Report: Half Of Seattle Police Calls Don’t Need Cop Response

SEATTLE (AP) — New findings from an Oakland-based nonprofit that spent recent months analyzing Seattle’s 911 calls say up to half the calls Seattle police receive can be responded to without armed, sworn officers.

The Seattle Times reports police, while generally supportive of the findings, say they have questions about how realistic that number is.

The report, published this week, is a result of part of Mayor Jenny Durkan’s plan to reimagine policing in Seattle, which she launched last year.

The National Institute for Criminal Justice Reform found at some point in the future, an “alternative, non-sworn response” could be appropriate for up to 49% of Seattle Police Department calls, or about 685,000 dispatch responses between 2017 and 2019.

The institute also found about 80% of Seattle Police Department calls are noncriminal responses — though it noted that some calls not coded as a criminal incident might still involve some criminal behavior. As for shorter-term changes, the report noted about 12% of calls, including “person down” and low-priority welfare checks, “can and should be explored for alternative responses” in the near future.

Chris Fisher, Seattle Police Department’s executive director of strategic initiatives, said his team has examined the institute’s findings and “totally appreciates and supports the approach it took” — particularly its recommendation of a four-tier response model where unarmed community members and officers work both together and separately on responses, depending on the call.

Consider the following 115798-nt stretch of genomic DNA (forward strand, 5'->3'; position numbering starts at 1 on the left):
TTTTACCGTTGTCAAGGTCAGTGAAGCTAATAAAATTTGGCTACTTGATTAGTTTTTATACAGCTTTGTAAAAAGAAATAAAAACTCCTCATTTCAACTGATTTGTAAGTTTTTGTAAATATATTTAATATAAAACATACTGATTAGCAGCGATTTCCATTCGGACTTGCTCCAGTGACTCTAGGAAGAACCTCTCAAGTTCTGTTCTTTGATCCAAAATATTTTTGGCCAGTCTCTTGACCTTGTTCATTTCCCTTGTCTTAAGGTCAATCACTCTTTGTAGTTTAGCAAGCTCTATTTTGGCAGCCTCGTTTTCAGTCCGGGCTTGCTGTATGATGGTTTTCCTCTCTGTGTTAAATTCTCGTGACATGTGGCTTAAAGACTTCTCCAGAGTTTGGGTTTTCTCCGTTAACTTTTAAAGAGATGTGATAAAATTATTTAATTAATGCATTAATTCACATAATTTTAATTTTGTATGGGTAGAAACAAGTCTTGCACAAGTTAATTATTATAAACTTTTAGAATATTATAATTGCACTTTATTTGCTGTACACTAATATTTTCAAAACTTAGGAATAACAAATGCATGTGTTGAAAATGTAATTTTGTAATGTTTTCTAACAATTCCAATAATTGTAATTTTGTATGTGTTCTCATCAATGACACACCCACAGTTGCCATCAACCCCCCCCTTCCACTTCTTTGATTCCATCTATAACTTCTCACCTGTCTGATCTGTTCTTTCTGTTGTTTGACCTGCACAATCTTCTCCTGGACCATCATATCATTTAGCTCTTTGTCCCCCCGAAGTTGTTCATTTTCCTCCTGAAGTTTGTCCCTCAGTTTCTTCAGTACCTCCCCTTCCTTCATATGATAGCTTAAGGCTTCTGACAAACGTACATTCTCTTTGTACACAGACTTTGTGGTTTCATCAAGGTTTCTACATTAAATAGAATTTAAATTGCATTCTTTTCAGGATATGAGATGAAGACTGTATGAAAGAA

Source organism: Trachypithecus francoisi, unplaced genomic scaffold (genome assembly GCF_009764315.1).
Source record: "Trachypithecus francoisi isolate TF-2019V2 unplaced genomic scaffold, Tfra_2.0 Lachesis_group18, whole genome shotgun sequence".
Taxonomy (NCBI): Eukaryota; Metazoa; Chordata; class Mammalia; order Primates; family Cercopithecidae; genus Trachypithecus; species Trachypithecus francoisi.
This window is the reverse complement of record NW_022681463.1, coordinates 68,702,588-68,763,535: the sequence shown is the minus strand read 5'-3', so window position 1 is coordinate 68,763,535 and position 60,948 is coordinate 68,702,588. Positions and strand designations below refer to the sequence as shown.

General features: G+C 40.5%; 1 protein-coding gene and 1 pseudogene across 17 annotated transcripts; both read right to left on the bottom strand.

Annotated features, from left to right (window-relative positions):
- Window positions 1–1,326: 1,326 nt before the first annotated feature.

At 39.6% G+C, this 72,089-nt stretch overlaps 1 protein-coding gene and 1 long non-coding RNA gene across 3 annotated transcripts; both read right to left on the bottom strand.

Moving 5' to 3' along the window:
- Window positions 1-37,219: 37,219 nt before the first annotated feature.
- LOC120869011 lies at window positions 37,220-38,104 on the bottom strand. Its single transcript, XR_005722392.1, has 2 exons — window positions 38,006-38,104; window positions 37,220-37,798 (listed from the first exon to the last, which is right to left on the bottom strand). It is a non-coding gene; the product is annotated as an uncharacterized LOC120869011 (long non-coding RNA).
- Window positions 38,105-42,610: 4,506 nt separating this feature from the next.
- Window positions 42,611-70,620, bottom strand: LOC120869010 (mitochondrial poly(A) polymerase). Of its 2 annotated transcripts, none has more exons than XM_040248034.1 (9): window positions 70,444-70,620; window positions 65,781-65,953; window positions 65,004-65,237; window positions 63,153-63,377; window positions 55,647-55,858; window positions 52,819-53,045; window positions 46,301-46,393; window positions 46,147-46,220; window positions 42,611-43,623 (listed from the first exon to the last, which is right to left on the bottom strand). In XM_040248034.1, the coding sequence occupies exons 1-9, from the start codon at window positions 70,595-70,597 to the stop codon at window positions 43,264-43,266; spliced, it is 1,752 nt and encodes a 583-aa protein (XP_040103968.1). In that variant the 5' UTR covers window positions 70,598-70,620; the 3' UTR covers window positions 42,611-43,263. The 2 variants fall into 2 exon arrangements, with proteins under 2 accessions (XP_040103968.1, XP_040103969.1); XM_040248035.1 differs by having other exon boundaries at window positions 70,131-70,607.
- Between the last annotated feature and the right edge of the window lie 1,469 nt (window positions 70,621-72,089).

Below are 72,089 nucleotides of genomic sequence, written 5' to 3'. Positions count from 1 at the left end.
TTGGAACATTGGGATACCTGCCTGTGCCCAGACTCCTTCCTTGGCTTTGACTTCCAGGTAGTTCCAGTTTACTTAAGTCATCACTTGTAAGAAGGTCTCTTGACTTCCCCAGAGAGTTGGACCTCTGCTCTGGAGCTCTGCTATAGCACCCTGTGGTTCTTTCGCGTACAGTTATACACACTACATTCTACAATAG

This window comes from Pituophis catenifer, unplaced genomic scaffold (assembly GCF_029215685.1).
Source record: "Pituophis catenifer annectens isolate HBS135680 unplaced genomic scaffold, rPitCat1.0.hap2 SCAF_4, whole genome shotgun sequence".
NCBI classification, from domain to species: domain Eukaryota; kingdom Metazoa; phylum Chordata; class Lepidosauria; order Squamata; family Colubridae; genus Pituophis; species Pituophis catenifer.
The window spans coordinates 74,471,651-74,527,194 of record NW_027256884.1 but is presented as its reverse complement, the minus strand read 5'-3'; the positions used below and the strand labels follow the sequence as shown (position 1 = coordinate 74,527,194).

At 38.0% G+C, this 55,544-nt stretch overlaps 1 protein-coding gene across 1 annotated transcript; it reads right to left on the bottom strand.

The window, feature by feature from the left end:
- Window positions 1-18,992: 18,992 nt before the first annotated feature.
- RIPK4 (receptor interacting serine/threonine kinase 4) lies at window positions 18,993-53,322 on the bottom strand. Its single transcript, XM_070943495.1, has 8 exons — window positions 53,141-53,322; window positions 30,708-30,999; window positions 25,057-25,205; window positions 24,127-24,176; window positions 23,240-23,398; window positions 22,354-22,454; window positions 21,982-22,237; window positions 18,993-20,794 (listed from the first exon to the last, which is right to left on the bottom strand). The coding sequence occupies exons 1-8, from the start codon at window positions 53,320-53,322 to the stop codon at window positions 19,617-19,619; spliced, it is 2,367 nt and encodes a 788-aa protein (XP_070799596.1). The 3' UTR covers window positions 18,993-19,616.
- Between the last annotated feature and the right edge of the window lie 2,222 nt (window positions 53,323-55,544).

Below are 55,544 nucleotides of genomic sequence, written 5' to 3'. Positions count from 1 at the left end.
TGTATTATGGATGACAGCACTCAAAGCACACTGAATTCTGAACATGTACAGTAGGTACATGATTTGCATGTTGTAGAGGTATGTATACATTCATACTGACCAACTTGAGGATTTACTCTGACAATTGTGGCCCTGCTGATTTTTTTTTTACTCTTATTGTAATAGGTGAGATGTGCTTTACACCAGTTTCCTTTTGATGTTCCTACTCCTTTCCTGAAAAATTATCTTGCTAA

While the department generally agrees with the tiered model, Fisher said, questions remain over how to ensure safety for community responders and victims in each call type.

“Generally the tiered model is a great approach and some of their general bucketing makes a lot of logical sense,” he said. “It just needs another layer of analysis to make sure it’s operational.”

There are also some legal and labor concerns with the institute’s suggestions, Fisher said, including who can take possession of lost property, how to respond to a death without compromising a potential homicide scene, or how to enforce maritime rules.

Still, some change can happen in the shorter term, Fisher said.

Seattle City Councilmember Lisa Herbold, who chairs the public safety and human services committee, said in a statement sent to The Seattle Times on Wednesday that she’s interested in the 12% of calls the report says could be addressed in the near future.

“We need to build a more robust alternate response (for those calls) now,” she wrote, saying the city shouldn’t wait until next year to start on a special response team announced last week that would focus on calls related to neither criminal nor medical emergencies.